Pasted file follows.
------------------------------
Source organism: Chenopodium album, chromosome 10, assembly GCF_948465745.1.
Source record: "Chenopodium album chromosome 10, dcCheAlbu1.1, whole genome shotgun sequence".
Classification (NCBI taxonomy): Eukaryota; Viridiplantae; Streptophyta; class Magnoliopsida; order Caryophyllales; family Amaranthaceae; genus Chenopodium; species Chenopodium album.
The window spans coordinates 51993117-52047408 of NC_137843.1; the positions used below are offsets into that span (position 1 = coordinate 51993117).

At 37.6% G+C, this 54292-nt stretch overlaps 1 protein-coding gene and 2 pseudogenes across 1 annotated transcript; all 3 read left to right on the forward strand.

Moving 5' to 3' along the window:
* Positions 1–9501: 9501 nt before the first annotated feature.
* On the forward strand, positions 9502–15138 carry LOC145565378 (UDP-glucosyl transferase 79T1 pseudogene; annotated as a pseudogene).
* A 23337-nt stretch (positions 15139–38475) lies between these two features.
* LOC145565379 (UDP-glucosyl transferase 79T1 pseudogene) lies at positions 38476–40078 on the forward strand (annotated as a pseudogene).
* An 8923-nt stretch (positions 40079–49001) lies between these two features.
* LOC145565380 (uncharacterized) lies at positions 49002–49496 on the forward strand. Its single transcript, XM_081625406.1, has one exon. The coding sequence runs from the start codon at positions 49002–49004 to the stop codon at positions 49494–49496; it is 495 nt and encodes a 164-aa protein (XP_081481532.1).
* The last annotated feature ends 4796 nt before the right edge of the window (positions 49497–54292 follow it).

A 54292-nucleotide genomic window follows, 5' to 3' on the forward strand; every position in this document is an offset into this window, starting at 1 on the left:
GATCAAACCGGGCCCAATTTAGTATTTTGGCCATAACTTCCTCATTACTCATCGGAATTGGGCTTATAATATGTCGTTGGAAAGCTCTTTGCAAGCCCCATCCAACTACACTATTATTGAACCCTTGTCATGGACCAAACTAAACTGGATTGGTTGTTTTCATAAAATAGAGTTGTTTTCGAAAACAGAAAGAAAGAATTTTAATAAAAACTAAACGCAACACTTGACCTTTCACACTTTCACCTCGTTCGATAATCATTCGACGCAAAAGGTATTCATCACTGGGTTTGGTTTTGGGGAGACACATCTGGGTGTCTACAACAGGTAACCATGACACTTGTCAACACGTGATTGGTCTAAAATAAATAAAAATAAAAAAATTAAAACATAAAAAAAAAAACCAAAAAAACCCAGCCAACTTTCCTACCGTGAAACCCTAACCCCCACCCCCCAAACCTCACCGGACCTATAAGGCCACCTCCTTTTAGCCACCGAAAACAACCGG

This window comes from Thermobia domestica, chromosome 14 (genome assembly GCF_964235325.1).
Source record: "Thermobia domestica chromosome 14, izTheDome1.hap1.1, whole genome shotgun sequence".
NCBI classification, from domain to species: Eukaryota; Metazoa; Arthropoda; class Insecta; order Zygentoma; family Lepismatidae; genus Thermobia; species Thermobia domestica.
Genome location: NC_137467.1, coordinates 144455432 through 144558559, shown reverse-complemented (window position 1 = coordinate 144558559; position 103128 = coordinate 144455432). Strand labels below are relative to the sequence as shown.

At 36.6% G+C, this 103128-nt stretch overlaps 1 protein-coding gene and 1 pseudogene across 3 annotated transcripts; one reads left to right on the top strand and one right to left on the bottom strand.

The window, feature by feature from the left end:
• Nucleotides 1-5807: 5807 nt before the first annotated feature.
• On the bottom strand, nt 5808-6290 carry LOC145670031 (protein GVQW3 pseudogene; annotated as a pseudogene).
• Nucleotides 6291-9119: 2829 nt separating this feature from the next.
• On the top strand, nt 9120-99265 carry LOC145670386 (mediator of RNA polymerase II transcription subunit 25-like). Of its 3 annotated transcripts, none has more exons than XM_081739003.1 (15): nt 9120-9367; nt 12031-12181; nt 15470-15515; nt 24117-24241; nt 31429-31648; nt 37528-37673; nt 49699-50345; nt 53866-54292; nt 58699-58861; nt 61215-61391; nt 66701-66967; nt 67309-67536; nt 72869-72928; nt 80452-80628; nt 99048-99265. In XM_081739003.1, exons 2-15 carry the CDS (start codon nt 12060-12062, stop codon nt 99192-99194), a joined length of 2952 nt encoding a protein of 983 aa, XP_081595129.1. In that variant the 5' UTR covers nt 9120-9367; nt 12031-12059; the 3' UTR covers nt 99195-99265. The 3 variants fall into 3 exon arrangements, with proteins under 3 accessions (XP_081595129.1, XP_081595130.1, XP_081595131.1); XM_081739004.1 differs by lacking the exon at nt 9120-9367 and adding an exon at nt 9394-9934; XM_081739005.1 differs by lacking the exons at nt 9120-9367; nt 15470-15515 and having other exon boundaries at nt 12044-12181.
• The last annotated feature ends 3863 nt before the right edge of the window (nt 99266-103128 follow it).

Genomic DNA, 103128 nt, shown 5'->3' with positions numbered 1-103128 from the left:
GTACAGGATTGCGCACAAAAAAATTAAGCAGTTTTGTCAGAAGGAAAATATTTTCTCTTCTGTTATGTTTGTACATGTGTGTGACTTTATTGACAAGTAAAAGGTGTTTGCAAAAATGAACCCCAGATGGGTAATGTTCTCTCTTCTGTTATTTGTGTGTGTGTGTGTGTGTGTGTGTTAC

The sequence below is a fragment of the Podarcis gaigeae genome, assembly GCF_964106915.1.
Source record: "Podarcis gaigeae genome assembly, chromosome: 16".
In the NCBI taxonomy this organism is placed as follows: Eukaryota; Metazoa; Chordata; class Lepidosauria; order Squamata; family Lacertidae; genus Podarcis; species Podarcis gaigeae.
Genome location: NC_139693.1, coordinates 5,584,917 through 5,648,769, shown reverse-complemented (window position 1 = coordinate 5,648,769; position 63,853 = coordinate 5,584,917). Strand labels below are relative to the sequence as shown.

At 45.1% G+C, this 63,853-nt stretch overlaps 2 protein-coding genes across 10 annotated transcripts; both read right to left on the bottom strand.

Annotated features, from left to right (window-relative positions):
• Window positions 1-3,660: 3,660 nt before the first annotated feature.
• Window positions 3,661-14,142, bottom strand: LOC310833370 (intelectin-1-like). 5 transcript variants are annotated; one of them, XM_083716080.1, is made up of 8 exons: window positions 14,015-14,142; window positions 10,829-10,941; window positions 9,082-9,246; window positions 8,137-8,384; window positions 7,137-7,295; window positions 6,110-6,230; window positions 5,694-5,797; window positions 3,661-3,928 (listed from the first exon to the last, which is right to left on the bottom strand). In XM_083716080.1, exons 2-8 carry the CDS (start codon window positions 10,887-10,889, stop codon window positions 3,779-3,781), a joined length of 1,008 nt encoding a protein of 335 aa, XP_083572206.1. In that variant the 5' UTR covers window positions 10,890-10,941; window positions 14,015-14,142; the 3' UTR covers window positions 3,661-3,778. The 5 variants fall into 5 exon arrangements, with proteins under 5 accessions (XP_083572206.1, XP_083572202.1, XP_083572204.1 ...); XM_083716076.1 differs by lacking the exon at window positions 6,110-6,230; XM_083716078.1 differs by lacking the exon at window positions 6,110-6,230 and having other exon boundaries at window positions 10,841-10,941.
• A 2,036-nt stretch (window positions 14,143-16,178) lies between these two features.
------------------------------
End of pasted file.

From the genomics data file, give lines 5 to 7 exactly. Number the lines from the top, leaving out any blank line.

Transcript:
At 37.6% G+C, this 54292-nt stretch overlaps 1 protein-coding gene and 2 pseudogenes across 1 annotated transcript; all 3 read left to right on the forward strand.

Moving 5' to 3' along the window:
* Positions 1–9501: 9501 nt before the first annotated feature.